Isolated recurrences of squamous cell vulvar carcinoma treated by surgical reexcision have excellent outcomes. There is a subset of these patients who develop multiple local recurrences that are difficult to manage and have a high risk of dying from their cancers. We reviewed women presenting with vulvar cancer (200 patients) to Massachusetts General Hospital from 1990 to present and identified 12 women with aggressive, locally recurrent squamous cell carcinomas of the vulva. The identified women all had successful primary radical vulvectomy and groin node dissections with negative surgical margins (except patient 2) and lymph nodes with no lymphovascular space invasion. Seven women had underlying lichen sclerosis. Eight had a history of vulvar intraepithelial neoplasia or persistent carcinoma in situ. Ten patients had greater than three recurrences after primary surgical therapy. One died of recurrent vulvar cancer 10 months after her initial diagnosis. Two patients died after three recurrences. The only unifying clinicopathologic factor among these women was persistent lichen sclerosis and persistent carcinoma in situ. Understanding the underlying mechanisms that predisposed these premalignant lesions to transform into carcinomas will help predict in which women these are likely to reoccur and may help determine which women require more aggressive initial treatment.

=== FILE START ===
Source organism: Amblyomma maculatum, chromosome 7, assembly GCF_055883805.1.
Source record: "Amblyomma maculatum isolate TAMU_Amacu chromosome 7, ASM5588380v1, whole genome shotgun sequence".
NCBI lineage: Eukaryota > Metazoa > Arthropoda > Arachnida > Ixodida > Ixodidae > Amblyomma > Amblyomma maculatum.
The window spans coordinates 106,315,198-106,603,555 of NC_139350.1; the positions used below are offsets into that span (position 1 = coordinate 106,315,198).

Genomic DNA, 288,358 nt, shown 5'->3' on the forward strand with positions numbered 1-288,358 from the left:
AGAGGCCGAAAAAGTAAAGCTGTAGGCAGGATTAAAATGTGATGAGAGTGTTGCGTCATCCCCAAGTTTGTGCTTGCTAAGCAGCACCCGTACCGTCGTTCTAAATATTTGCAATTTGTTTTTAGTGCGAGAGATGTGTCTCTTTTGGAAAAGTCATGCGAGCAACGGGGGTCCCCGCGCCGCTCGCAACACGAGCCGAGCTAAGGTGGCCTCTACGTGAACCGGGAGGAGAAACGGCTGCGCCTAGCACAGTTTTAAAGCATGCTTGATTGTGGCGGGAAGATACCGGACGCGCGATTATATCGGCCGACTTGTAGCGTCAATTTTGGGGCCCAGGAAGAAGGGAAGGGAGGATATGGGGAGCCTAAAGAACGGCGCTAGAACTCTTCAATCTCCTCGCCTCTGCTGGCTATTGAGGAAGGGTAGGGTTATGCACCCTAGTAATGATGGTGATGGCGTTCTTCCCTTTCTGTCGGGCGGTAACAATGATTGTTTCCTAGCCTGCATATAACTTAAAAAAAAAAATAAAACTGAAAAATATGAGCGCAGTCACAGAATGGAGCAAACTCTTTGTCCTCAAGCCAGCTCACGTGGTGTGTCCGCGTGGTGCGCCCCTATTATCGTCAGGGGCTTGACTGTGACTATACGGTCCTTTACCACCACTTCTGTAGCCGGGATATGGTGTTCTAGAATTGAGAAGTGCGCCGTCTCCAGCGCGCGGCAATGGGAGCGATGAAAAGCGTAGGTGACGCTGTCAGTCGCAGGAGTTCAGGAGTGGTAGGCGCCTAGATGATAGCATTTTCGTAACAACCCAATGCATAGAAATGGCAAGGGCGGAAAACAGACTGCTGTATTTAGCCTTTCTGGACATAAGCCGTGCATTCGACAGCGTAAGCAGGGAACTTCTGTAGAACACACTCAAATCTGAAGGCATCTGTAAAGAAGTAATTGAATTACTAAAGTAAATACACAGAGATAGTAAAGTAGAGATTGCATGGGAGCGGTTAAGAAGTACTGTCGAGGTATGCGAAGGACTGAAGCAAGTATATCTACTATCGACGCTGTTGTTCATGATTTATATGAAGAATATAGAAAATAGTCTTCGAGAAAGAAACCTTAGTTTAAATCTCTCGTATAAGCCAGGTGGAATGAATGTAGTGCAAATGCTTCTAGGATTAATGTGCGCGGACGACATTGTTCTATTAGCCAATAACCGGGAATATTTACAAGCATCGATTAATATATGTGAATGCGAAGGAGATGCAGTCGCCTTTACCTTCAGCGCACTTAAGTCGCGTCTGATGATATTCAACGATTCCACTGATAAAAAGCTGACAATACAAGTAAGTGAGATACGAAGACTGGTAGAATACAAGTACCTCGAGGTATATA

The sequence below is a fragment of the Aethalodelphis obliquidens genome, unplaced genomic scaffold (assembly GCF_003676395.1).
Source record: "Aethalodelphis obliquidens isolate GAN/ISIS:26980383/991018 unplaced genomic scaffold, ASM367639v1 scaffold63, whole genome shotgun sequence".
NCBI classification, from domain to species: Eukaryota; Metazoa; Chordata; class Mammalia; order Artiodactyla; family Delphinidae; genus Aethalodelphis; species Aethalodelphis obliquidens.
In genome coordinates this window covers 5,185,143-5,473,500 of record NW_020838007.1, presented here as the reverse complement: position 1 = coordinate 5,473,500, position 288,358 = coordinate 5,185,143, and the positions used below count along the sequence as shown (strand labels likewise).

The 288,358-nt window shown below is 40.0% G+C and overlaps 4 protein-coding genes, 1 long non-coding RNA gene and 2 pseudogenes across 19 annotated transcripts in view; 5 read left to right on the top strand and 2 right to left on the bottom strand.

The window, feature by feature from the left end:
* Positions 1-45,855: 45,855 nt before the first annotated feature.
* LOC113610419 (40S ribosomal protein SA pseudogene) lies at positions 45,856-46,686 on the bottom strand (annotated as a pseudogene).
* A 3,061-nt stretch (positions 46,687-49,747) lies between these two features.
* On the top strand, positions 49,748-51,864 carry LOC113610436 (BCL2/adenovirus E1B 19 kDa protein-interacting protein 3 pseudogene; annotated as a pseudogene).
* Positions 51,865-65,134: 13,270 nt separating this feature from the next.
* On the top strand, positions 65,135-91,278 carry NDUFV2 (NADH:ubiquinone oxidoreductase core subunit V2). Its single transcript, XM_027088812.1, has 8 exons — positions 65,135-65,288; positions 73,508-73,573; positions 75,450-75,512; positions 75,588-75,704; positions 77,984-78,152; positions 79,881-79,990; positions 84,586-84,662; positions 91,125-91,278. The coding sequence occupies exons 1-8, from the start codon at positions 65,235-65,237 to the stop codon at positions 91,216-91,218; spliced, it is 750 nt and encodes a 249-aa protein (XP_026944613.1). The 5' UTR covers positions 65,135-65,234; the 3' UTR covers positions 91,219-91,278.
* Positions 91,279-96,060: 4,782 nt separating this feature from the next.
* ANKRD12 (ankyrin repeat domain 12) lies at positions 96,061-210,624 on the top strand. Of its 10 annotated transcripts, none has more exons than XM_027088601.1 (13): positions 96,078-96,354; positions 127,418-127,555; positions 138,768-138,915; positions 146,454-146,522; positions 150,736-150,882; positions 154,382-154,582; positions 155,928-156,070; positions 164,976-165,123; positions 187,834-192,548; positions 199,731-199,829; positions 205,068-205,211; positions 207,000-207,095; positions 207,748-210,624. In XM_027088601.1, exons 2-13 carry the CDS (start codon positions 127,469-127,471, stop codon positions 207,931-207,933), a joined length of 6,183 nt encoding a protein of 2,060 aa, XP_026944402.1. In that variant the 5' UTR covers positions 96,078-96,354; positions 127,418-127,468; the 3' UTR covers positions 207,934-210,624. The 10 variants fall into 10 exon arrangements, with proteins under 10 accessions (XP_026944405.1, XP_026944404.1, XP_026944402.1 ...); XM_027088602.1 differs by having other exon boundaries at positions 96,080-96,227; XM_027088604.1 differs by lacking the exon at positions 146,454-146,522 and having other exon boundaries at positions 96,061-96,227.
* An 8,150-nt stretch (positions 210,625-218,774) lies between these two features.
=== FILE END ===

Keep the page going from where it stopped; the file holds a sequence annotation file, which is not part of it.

- Squamous cell vulvar cancer
- vulvar intraepithelial lesion
- lichen sclerosis
Statistics from Altmetric.com
If you wish to reuse any or all of this article please use the link below which will take you to the Copyright Clearance Center’s RightsLink service. You will be able to get a quick price and instant permission to reuse the content in many different ways.